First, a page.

Myletes maculatus Kner 1858
Metynnis is a word that combines the Ancient Greek prefix μετά (metá), meaning ‘after, beyond’, and the Latin adjective maculatus, meaning ‘spotted’.
- Order: Characiformes
- Family: Serrasalmidae
The range of this species is not entirely clear, as there are records of its occurrence from Guyana to the upper and lower Amazon basins in Peru and Brazil, respectively. However, it is likely that this species is only found in the upper Rio Madeira, which is a major tributary of the western Amazon watershed in Bolivia and western Brazil. This includes its significant tributaries, such as the Rios Beni and Mamoré, as well as the upper Rio Paraguai in Brazil.
Most of the records for this species relate to the Rio Guaporé (known as Río Iténez in Bolivia), which is the main tributary of the Rio Mamoré. The Guaporé drains the vast tropical wetland area called the Pantanal, along with the upper Rio Paraguai, which has its headwaters in the Pantanal but flows in the opposite direction. During the annual wet
Maximum Standard Length
The maximum standard length is no less than 148 mm.
A minimum aquarium size of 180 * 45 * 45 cm, or an equivalent volume, should be taken into consideration.
While the amount of open swimming space and water quality are crucial factors, the choice of décor is not as critical. It’s possible to maintain healthy specimens in completely bare setups, for example. However, a setup decorated with driftwood roots and branches, a sandy substrate, and some water-worn rocks and boulders would create a more natural-looking environment. It’s best to avoid aquatic plants since they are likely to be eaten.
It’s essential to keep the water spotless as this species is intolerant of organic waste. Moderate levels of dissolved oxygen and water movement are also recommended. Therefore, additional powerheads, pumps, etc. should be used if necessary. Weekly water changes of 30-50% should also be considered mandatory for the thriving of the species.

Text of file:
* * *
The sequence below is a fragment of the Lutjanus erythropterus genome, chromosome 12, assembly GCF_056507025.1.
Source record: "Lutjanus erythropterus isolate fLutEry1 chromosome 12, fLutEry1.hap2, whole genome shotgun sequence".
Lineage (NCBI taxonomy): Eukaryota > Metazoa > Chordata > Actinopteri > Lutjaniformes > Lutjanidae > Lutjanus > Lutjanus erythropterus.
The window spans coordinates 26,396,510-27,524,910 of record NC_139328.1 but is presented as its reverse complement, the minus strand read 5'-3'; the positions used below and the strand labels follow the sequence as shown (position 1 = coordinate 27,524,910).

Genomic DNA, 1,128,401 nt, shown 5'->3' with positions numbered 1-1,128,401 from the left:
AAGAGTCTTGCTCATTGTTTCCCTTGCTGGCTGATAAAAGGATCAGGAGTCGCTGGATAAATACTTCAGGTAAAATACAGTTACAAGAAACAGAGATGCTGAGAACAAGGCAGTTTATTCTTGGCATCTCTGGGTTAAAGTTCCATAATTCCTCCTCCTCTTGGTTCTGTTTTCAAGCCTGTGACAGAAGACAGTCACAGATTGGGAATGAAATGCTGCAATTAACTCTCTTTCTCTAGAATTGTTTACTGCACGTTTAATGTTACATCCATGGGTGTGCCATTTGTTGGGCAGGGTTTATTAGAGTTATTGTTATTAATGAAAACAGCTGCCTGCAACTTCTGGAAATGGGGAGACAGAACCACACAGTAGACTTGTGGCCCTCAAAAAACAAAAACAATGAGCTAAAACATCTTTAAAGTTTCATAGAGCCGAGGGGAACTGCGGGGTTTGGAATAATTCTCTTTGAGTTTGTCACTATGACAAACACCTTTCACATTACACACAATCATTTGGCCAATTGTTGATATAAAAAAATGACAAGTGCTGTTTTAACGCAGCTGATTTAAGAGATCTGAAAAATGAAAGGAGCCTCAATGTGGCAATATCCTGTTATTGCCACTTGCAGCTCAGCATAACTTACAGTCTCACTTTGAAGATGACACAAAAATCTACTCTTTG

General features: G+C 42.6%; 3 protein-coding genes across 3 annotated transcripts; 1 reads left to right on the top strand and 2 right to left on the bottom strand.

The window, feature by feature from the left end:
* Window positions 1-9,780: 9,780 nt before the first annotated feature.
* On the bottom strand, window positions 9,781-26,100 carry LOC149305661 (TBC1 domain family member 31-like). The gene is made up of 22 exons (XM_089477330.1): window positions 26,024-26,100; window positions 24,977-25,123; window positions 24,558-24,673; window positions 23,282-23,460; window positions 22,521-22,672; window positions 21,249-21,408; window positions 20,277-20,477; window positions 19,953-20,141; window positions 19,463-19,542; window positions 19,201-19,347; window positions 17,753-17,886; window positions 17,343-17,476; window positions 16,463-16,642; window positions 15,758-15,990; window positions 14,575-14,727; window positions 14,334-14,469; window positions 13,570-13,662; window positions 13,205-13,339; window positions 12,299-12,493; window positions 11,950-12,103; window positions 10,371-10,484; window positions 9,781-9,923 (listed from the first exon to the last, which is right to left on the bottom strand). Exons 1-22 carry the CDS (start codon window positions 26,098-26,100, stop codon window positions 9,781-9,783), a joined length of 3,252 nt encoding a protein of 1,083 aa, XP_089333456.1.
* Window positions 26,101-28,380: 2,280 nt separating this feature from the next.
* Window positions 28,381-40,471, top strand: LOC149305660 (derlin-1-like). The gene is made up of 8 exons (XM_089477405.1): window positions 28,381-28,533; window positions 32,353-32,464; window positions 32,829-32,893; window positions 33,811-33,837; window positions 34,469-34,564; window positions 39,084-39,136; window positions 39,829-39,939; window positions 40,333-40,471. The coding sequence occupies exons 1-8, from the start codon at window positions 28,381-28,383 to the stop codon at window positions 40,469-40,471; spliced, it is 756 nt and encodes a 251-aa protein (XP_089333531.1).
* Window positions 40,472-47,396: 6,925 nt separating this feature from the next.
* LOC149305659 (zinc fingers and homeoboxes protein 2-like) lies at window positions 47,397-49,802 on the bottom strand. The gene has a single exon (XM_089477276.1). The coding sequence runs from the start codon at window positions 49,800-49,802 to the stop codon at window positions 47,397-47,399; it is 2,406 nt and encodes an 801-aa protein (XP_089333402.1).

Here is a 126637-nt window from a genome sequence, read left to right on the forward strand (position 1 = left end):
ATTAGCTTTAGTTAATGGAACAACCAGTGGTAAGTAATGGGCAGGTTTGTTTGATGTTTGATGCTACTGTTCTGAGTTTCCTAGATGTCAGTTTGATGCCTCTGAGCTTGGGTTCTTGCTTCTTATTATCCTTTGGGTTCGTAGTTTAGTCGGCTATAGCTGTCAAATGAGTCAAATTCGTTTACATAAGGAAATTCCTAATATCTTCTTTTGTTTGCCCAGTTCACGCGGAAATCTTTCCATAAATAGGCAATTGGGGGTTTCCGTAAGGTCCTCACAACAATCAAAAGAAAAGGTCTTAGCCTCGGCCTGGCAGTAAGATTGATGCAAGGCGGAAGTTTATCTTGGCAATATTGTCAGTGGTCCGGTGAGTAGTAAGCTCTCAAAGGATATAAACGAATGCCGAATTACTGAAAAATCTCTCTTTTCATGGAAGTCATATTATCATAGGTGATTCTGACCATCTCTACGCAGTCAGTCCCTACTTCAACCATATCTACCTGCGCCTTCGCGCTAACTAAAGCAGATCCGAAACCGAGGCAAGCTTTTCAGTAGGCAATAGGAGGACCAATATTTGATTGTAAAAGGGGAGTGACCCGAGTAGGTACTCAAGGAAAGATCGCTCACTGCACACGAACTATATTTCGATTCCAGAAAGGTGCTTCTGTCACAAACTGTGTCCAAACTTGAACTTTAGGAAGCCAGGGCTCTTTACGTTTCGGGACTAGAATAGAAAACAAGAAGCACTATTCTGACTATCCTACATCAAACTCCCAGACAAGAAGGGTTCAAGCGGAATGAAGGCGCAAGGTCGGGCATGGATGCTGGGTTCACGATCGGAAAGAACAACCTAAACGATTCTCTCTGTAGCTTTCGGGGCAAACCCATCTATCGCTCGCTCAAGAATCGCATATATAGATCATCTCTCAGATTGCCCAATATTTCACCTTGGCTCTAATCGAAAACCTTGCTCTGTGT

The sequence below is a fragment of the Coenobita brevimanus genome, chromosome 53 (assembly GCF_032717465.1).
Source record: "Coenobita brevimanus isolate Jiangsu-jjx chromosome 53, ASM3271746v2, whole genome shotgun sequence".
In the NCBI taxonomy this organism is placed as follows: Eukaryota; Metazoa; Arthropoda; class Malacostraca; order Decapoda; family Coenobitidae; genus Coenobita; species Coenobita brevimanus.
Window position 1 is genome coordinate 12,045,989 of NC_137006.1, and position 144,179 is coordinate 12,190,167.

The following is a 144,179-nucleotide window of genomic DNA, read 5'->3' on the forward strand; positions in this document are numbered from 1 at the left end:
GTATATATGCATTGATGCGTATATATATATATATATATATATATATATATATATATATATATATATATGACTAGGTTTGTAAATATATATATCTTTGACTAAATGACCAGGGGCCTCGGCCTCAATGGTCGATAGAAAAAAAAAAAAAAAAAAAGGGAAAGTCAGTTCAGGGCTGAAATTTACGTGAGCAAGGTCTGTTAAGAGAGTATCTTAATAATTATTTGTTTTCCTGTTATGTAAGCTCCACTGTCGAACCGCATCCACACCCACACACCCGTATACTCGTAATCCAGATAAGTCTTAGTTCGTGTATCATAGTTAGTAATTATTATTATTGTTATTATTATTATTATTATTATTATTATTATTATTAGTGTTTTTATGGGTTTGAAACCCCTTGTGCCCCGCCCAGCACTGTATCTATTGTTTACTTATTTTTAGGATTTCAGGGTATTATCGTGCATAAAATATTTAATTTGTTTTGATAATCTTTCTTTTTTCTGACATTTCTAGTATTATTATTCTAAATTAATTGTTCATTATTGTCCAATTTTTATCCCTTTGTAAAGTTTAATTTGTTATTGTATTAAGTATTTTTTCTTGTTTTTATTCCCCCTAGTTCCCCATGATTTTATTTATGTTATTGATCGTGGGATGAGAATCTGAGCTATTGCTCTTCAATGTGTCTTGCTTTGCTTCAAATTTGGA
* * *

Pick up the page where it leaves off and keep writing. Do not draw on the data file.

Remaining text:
The appropriate water conditions for this species are:
- Temperature: 20 – 28 °C
- pH: 5.0 – 7.5
- Hardness: 18 – 215 ppm
Metynnis spp. are opportunistic omnivores and feed on invertebrates, smaller fishes, algae, fruit, nuts, aquatic, and terrestrial plants.
In an aquarium setting, it’s important to offer regular meals of live and frozen foods along with high-quality dried products and a variety of vegetable matter. Good options to include in their diet are shelled peas, blanched courgette, spinach, and chopped fruit. Larger specimens may also consume chopped earthworm, praw
Behaviour and Compatibility
This species is typically not aggressive. However, it’s only suitable for very large tanks that contain robust, similarly-sized tankmates. There are plenty of appropriate choices, including many cichlids, catfishes, cyprinids, and other characins.
In nature, this species is often found swimming in large schools, and some individuals may become skittish or even aggressive if kept in insufficient numbers in the aquarium. Therefore, a group of six or more individuals should be the minimum considered. Keeping them in larger groups will result in a more natural-looking display and allow for interesting behavior as they interact with each other.